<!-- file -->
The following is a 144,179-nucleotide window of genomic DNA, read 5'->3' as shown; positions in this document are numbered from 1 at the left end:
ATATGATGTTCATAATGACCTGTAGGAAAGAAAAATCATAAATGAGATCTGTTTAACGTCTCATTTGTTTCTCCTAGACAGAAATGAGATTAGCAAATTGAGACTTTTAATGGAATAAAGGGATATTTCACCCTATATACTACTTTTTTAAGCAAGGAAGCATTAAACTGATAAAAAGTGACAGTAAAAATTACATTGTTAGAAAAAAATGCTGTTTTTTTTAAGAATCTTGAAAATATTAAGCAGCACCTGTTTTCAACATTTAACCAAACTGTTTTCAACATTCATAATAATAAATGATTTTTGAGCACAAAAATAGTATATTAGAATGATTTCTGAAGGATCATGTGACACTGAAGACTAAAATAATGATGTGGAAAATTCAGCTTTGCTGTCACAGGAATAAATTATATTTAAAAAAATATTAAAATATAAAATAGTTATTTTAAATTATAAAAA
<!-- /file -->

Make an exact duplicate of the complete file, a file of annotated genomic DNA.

The following is a 144,179-nucleotide window of genomic DNA, read 5'->3' as shown; positions in this document are numbered from 1 at the left end:
ATATGATGTTCATAATGACCTGTAGGAAAGAAAAATCATAAATGAGATCTGTTTAACGTCTCATTTGTTTCTCCTAGACAGAAATGAGATTAGCAAATTGAGACTTTTAATGGAATAAAGGGATATTTCACCCTATATACTACTTTTTTAAGCAAGGAAGCATTAAACTGATAAAAAGTGACAGTAAAAATTACATTGTTAGAAAAAAATGCTGTTTTTTTTAAGAATCTTGAAAATATTAAGCAGCACCTGTTTTCAACATTTAACCAAACTGTTTTCAACATTCATAATAATAAATGATTTTTGAGCACAAAAATAGTATATTAGAATGATTTCTGAAGGATCATGTGACACTGAAGACTAAAATAATGATGTGGAAAATTCAGCTTTGCTGTCACAGGAATAAATTATATTTAAAAAAATATTAAAATATAAAATAGTTATTTTAAATTATAAAAA